January 7th 2015

Today twelve people were killed in Paris by gunmen. Now don’t expect me to write a blog every time a group of innocent people are slaughtered for no reason, because quite frankly I don’t have the time to blog twenty four hours a day, but today I wanted to talk about this one. And I don’t want to talk about the gunmen, the religion or the politics behind why it happened. I want to talk about the reaction to to it.

I’m not educated enough on the situation to know exactly why a group of men decided that what they had to do was walk up to twelve innocent people and shoot them dead, I don’t think anyone quite knows why someone could have that mindset. Maybe the shooters themselves didn’t even know. As far as is my understanding, the main cause of this travesty was because a magazine posted something that offended someone. They posted something that someone else didn’t like. They posted something that got a reaction out of someone.

A very, very small and isolated minority of people didn’t like a certain publication that the magazine, Charlie Hebdo, had posted. And that was how they reacted. With murder.

One of the wonderful things about the modern age is just how free your speech is. You can express yourself in anyway you want, be it through poem, or song, or interpretive dance, or a novel, a painting, a blog or a tweet. You can say what you want where you want. As long as no one gets offended, right?

Twitter amazed me today. Twitter was how I found out about what was happening in Paris, I started seeing retweets of News stations reporting on what was going on, to begin with it was in French, and then English and international papers started reporting it as well. But I already knew what was happening because everyone was talking about it. And then everyone started reacting to it. And it was mind-blowing.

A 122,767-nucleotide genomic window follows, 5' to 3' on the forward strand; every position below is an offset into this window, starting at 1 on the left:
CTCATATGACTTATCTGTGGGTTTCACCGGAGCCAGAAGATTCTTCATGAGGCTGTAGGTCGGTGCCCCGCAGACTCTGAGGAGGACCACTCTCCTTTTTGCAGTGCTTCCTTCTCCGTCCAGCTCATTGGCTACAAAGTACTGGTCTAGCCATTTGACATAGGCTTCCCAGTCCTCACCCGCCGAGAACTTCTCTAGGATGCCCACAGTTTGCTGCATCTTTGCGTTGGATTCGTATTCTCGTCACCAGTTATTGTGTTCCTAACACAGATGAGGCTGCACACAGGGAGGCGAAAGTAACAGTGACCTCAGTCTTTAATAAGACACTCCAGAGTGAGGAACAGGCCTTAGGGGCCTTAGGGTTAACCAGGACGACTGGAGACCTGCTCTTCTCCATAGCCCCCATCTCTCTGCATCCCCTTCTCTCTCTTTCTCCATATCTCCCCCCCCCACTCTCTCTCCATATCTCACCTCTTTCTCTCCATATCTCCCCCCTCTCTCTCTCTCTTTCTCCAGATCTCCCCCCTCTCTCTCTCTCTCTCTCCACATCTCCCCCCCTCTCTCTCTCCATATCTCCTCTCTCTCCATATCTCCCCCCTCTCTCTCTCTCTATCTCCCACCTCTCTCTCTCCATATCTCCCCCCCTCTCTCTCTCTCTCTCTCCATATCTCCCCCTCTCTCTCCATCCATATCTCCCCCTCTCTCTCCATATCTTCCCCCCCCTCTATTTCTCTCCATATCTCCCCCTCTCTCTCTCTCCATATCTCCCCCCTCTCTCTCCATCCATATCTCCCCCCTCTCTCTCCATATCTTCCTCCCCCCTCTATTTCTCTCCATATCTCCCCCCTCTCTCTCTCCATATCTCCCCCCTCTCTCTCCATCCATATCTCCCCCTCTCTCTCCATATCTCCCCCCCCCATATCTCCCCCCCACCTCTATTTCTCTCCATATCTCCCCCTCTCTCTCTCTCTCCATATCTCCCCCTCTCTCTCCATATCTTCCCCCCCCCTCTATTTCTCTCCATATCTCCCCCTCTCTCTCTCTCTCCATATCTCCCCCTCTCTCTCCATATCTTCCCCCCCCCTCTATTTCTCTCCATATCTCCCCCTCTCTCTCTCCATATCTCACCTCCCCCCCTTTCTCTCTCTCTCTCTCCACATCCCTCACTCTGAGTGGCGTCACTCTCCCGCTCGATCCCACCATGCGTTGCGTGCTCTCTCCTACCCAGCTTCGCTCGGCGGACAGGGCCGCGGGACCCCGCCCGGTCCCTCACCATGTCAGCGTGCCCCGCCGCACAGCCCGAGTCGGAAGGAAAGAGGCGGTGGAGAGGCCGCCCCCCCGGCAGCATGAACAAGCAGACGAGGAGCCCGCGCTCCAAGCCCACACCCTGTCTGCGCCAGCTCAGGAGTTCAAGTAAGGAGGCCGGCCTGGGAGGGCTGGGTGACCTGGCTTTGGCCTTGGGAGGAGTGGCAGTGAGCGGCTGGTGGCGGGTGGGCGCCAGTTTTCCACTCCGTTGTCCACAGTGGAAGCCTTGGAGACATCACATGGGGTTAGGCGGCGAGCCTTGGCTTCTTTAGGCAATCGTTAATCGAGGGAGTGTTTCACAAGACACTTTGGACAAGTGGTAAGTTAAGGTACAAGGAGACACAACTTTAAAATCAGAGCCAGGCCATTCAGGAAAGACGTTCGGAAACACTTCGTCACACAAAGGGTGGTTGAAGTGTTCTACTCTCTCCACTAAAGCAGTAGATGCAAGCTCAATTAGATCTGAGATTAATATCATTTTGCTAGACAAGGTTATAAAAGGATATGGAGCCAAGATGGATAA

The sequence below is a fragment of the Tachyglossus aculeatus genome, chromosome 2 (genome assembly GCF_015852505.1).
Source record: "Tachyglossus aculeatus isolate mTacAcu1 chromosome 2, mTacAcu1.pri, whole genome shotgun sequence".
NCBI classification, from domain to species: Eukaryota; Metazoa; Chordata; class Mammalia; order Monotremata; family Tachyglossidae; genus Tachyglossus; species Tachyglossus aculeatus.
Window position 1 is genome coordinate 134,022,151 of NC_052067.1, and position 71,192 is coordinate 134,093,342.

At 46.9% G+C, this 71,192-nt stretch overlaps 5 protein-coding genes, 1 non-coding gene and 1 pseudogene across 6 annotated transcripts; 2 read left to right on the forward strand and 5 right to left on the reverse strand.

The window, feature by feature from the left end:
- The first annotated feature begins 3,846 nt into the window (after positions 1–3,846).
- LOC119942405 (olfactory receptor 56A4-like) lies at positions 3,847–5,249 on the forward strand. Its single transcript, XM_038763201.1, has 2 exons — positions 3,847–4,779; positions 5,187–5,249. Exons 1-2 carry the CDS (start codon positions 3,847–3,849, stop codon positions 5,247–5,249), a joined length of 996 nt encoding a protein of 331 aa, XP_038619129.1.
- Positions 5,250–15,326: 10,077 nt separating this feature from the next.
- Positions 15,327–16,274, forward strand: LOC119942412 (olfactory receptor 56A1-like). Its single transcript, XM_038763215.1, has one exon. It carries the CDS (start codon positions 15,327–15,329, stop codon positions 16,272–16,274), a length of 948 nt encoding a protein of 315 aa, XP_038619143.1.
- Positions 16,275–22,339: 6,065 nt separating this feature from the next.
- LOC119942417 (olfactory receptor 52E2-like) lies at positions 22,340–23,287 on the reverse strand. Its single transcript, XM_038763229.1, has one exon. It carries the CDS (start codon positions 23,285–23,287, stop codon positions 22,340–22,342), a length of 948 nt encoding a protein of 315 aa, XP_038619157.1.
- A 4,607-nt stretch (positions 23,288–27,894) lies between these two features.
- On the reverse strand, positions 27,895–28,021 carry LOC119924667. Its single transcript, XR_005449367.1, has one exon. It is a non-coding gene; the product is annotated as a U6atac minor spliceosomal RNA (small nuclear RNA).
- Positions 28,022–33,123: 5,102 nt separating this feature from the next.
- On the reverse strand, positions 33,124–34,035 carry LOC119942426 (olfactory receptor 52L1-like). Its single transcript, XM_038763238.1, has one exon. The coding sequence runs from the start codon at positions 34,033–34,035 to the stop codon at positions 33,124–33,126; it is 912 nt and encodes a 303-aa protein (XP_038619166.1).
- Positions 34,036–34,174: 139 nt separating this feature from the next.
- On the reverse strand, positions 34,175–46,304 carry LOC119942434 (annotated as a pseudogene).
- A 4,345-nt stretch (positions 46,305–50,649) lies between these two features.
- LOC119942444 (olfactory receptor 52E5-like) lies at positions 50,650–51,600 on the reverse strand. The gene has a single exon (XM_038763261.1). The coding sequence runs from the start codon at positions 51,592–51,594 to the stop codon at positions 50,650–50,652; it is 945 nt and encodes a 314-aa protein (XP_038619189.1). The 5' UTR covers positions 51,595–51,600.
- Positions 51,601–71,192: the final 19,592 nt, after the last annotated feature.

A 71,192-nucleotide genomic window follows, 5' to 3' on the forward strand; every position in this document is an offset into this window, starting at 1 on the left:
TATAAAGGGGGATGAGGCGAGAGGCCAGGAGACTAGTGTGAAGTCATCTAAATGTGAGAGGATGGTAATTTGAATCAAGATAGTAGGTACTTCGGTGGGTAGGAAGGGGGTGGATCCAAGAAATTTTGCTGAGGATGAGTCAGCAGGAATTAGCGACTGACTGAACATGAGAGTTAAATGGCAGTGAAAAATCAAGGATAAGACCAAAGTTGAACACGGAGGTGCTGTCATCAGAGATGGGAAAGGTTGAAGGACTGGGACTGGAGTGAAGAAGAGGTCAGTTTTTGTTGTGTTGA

Now I started seeing photos of tens of thousands of Parisiens gathered in the streets with lights flashing the slogan “Not Afraid” and then the tributes started coming. The first one I saw was from an Australian comic artist who had heard the news just before he was going to bed. It kept him up. He posted this.


I think that picture is incredible. Not only is it well drawn, but it comments on what happened not by passing judgement, or accusations, or inciting hatred, it is just pointing out how ludicrous it is that people were killed because someone drew a picture that someone else didn’t like.

In this picture, the guy with the gun is of no discernible race, or ethnic origin, and the same can be said for the fallen victim, the artist hasn’t made it about that. Just as I’m trying not to. And the best part of this comic is that it is a big middle finger to whomever thinks they can decide what someone can or cannot draw, can or cannot write.

The reason this happened was because of a satirical cartoon made about a group of people. And a tiny, tiny portion of that group of people took offence. Heck, probably a fair few took offence, but only that tiny portion reacted. And then after they had reacted how they chose to, how did the rest of the world react? Did they think “Oh no, they’re taking away our free speech. They’re taking away our right to publish what we want.”? Of course they didn’t. They didn’t roll over and put their pencils down, instead they did the opposite. They picked their pencils up, and they stood up and walked out of their house, and they got #JeSuisCharlie trending on twitter so the people of Paris knew they weren’t alone.

You can break our pencils in half, but that just leaves us with twice the amount of pencils. That means that someone else can pick it up and write what they want to write, draw what they want to draw. Just as long as it doesn’t offend anyone, right?


Until tomorrow, je suis Charlie.



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